The basic problem is that those who have decried the lack of competition in broadband often look at the number of ISPs in a given market to determine whether a market is competitive. But this is not how economists think of competition. Instead, economists look at competition as a dynamic process where changes in supply and demand factors are constantly pushing the market toward new equilibria.
In general, where a market is “contestable”—that is, where existing firms face potential competition from the threat of new entry—even just a single existing firm may have to act as if it faces vigorous competition. Such markets often have characteristics (e.g., price, quality, and level of innovation) similar or even identical to those with multiple existing competitors. This dynamic competition, driven by changes in technology or consumer preferences, ensures that such markets are regularly disrupted by innovative products and services—a process that does not always favor incumbents.
Proposals focused on increasing the number of firms providing broadband can actually reduce consumer welfare. Whether through overbuilding—by allowing new private entrants to free-ride on the initial investment by incumbent companies—or by going into the Internet business itself through municipal broadband, government subsidies can increase the number of firms providing broadband. But it can’t do so without costs―which include not just the cost of the subsidies themselves, which ultimately come from taxpayers, but also the reduced incentives for unsubsidized private firms to build out broadband in the first place.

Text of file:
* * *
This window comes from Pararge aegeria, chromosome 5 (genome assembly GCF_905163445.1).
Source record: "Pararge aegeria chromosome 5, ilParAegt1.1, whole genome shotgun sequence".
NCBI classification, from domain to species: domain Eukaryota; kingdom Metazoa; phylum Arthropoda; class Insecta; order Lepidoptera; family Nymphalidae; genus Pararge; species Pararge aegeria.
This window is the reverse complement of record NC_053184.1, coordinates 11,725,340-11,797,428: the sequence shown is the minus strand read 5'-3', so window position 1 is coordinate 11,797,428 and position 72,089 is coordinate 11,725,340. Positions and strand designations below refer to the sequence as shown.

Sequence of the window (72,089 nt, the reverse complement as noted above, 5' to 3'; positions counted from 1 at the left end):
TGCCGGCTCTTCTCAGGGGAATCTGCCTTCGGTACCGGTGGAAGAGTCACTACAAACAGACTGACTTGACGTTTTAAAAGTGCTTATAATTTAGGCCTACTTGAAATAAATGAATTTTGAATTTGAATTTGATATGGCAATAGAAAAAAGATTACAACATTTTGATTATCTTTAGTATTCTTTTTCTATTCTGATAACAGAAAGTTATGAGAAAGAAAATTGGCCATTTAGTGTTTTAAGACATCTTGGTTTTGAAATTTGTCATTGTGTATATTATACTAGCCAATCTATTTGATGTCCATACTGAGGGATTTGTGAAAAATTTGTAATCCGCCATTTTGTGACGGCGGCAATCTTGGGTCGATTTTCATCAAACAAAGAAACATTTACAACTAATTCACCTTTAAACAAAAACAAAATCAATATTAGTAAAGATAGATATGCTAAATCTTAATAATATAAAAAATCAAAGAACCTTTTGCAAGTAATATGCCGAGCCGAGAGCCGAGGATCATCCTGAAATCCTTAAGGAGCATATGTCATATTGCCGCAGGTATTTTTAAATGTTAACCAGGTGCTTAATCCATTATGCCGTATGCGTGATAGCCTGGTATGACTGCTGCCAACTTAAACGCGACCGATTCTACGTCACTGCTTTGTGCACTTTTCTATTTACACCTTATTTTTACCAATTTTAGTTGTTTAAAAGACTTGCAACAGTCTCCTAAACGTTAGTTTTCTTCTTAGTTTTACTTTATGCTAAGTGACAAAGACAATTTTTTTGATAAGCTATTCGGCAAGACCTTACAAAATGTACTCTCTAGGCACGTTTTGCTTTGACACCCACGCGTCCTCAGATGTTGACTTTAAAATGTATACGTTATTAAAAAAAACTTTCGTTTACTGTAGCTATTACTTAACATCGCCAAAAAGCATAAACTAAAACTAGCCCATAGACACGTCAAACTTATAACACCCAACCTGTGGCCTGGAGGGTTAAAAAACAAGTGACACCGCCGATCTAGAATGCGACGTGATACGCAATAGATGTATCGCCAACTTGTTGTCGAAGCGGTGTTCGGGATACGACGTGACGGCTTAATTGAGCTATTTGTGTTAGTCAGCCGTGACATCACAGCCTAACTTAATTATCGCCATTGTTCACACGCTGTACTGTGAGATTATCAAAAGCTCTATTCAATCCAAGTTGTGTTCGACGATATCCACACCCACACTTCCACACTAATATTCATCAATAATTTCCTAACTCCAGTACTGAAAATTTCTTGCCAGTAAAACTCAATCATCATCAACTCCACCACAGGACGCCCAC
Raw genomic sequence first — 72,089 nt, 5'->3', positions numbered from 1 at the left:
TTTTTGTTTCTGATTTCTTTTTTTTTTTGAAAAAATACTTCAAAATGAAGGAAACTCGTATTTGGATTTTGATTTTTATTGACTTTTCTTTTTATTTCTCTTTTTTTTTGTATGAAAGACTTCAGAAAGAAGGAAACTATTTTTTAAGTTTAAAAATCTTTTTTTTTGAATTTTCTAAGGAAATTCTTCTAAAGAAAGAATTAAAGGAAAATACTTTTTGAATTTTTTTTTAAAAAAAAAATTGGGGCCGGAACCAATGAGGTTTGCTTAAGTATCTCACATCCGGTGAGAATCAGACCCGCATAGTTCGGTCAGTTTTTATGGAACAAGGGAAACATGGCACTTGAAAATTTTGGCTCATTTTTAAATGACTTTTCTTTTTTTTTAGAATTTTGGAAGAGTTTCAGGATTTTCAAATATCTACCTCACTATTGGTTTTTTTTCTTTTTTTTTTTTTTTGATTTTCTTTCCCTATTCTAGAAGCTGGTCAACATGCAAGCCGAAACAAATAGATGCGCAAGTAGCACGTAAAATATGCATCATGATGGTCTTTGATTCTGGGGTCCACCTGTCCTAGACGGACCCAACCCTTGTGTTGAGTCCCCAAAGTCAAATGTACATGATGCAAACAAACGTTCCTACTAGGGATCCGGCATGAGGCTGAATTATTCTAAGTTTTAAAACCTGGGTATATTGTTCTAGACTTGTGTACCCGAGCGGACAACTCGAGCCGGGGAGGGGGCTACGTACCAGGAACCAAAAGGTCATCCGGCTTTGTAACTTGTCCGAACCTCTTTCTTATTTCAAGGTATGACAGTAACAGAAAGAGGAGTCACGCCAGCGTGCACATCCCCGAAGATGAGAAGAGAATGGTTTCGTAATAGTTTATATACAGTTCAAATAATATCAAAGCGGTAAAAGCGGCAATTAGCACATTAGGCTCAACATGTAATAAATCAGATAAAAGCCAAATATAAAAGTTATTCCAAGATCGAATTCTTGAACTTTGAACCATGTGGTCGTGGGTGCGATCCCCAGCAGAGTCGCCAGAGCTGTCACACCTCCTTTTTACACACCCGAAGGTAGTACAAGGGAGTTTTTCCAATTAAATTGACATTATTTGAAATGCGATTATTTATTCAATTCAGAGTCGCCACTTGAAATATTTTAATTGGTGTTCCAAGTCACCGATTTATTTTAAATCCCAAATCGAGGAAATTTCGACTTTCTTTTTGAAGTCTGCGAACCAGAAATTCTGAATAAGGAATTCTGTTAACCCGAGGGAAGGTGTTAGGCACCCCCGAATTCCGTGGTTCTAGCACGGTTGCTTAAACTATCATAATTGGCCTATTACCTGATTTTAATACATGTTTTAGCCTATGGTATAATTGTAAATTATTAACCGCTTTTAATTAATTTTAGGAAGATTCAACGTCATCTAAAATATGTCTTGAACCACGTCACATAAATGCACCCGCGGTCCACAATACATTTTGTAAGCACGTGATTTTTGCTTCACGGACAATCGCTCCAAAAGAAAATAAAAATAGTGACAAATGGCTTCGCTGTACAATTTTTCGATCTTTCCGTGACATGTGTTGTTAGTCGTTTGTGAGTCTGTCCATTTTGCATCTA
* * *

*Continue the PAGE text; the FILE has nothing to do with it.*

If underlying supply and demand conditions in rural areas lead to a situation where only one provider can profitably exist, artificially adding another completely reliant on subsidies will likely just lead to the exit of the unsubsidized provider. Or, where a community already has municipal broadband, it is unlikely that a private ISP will want to enter and compete with a firm that doesn’t have to turn a profit.
A much better alternative for policymakers is to increase the demand for buildout through targeted user subsidies, while reducing regulatory barriers to entry that limit supply.
For instance, policymakers should consider offering connectivity vouchers to unserved households in order to stimulate broadband deployment and consumption. Current subsidy programs rely largely on subsidizing the supply side, but this requires the government to determine the who and where of entry. Connectivity vouchers would put the choice in the hands of consumers, while encouraging more buildout to areas that may currently be uneconomic to reach due to low population density or insufficient demand due to low adoption rates.
Local governments could also facilitate broadband buildout by reducing unnecessary regulatory barriers. Local building codes could adopt more connection-friendly standards. Local governments could also reduce the cost of access to existing poles and other infrastructure. Eligible Telecommunications Carrier (ETC) requirements could also be eliminated, because they deter potential providers from seeking funds for buildout (and don’t offer countervailing benefits).
Albert Einstein once said: “if I were given one hour to save the planet, I would spend 59 minutes defining the problem, and one minute resolving it.” When it comes to encouraging broadband buildout, policymakers should make sure they are solving the right problem. The problem is that the cost of building out broadband to unserved areas is too high or the demand too low—not that there are too few competitors.